Table for Two

Our editors’ top picks for restaurants that specialize in special occasions.

By Jennifer Sperry • Laurie Higgins • Janice Randall Rohlf • Caroline Goddard • Danielle Raciti • Jessica Laniewski

Whether the date is a birthday or anniversary—or maybe just the end of a particularly long workweek—your first thought is probably: make a reservation. You’re craving lit candles, white tablecloths, a leisurely pace of courses, not-your-typical cocktail and wine selections and a particularly memorable entrée.

There’s something indulgent about sitting down at a restaurant that takes not only food but also service and ambience to the next level. Just in time for that next circled date on your calendar, we’ve polled our editors and come up with a collection of standout special occasion restaurant options. So sit back, relax and let these topnotch establishments wine and dine you.



The French/Mediterranean restaurant Mistral, the crown jewel in the Columbus Hospitality Group, is the perfect spot for surprise proposals or to mark an important anniversary. High ceilings, light earth tones of green and lavender, and pendant lighting create intimacy in the sophisticated dining room, where each table feels private from the next. Mistral’s menu, created by Chef/Owner Jamie Mammano, is filled with delights from the South of France like seared foie gras with confit of duck and escargot done in the Burgundy-style with red wine and garlic butter. Save room for dessert and share it with your special someone. The Mistral Assiette for Two—a sampling of crème brûlée, pot de crème au chocolat, profiterole and berries with Champagne sabayon—will have your spoon clanging against the plate for the last bite.—Jessica Laniewski

223 Columbus Avenue, Boston, MA, 617-867-9300

Located in the heart of Copley Square, Sorellina—overseen by chef/owner Jamie Mammano of Mistral fame—offers traditional Italian cuisine with a contemporary twist in a refined setting. Masterminded by designer Celeste Cooper, the interior gives off a date-night vibe with soft leather seats, quilted drapery in neutral tones and floor-to-ceiling, backlit wine racks. One of its smaller, more intimate tables is perfect for two; request one by the window for more privacy. Sharing the burrata with fig marmellata and prosciutto is the perfect start before moving on to one of Sorellina’s rich, delicious pastas. The not-to-be-missed fettuccine with truffle butter and the gnocchi with Maine lobster are perfect for exchanging bites with each other.—Jessica Laniewski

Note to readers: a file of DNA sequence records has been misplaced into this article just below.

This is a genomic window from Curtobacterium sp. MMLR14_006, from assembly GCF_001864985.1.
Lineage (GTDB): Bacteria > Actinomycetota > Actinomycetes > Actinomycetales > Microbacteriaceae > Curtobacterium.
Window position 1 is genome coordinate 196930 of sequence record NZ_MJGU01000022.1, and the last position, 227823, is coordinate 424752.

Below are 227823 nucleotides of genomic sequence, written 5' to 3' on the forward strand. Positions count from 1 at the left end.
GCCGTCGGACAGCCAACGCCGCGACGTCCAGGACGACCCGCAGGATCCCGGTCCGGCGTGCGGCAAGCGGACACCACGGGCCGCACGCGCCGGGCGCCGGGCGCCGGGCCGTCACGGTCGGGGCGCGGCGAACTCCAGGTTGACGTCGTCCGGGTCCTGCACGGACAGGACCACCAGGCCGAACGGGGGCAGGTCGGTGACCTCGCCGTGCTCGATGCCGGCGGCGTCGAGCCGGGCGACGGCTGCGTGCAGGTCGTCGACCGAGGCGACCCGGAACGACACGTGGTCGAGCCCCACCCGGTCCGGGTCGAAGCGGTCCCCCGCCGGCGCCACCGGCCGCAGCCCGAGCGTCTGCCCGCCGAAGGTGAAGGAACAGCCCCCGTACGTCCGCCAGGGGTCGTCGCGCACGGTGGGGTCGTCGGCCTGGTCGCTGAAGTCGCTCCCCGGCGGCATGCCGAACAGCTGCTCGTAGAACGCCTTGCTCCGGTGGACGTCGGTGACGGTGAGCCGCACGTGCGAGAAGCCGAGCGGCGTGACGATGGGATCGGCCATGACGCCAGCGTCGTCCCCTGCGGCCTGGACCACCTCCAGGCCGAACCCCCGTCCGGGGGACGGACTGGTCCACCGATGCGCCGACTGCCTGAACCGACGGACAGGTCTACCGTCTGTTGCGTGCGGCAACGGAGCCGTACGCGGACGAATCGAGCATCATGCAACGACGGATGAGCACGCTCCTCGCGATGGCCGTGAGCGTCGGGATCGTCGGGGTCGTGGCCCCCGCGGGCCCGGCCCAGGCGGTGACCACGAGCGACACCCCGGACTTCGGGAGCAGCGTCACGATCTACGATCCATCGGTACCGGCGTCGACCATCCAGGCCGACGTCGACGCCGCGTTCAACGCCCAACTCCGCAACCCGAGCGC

1 Huntington Avenue, Boston, MA, 617-412-4600

Take in the stunning view of Boston Harbor as you enjoy Chef Daniel Bruce’s celebrated cuisine at Meritage at the Boston Harbor Hotel. Romantic lighting, streamlined décor and attentive service combine to ensure an unforgettable evening. Wine director and sommelier Nicholas Daddona helps guests navigate Meritage’s wine list, which pulls from a 5,000-bottle wine cellar with over 850 different labels. Chef Bruce, who founded the Boston Wine Festival, believes that the right wine is essential to a complete dining experience. He changes the menu constantly, based on what is seasonal and fresh but a few of his innovative go-to dishes include Northeast oysters on the half shell with lime and tarragon, sage-roasted Vermont pheasant and a cocoa-rubbed roast Kobe beef flank steak. A tasting of artisan cheeses is the perfect end to the evening.—Jessica Laniewski

70 Rowes Wharf, Boston, MA, 617-439-3995

The Harvard Square restaurant Rialto is favored by university professors and local VIPs who can’t get enough of executive chef and owner Jody Adams’ twist on Italian cuisine. Adams creates regional Italian dishes using local New England ingredients, aligning her menus with the changing seasons. Dishes range from butter-poached lobster with sunchokes, house bacon and Prosecco zabaglione to monkfish osso bucco with red wine risotto to slow-roasted Long Island duck. Acoustic paneling that absorbs sound, and curtains that make private tables and booths feel even more exclusive, add to the cozy restaurant’s romantic ambiance. The most coveted seats at Rialto are the large banquettes that make you feel like you have your own private nook.—Jessica Laniewski

1 Bennett Street, Cambridge, MA, 617-661-5050

The whisperings of this restaurant’s greatness have not been exaggerated—O Ya is a wonderful place to celebrate a special moment and also to treat yourself to inspired cuisine. Reserve a spot at the intimate Chef’s Counter and opt for one of the tasting menus, either 17 or 20 dishes of inventive sushi, meat and vegetable dishes. Chef/Owner Tim Cushman is at his best when making simple ingredients sing. The menu tempts in every category, from soup, salad, nigiri and sashimi to pork, chicken, Japanese Wagyu beef, truffles and eggs, somen and homemade soba. Plus there’s what Cushman calls “traditional & seasonal” and also “something crunchy in it.” Nancy, O Ya’s sake sommelier and Cushman’s wife, has an impressive résumé that includes completion of Japan’s Advanced Sake Professional Course (fewer than 100 people in the world have this certification).—Jessica Laniewski

9 East Street Place, Boston, MA, 617-654-9900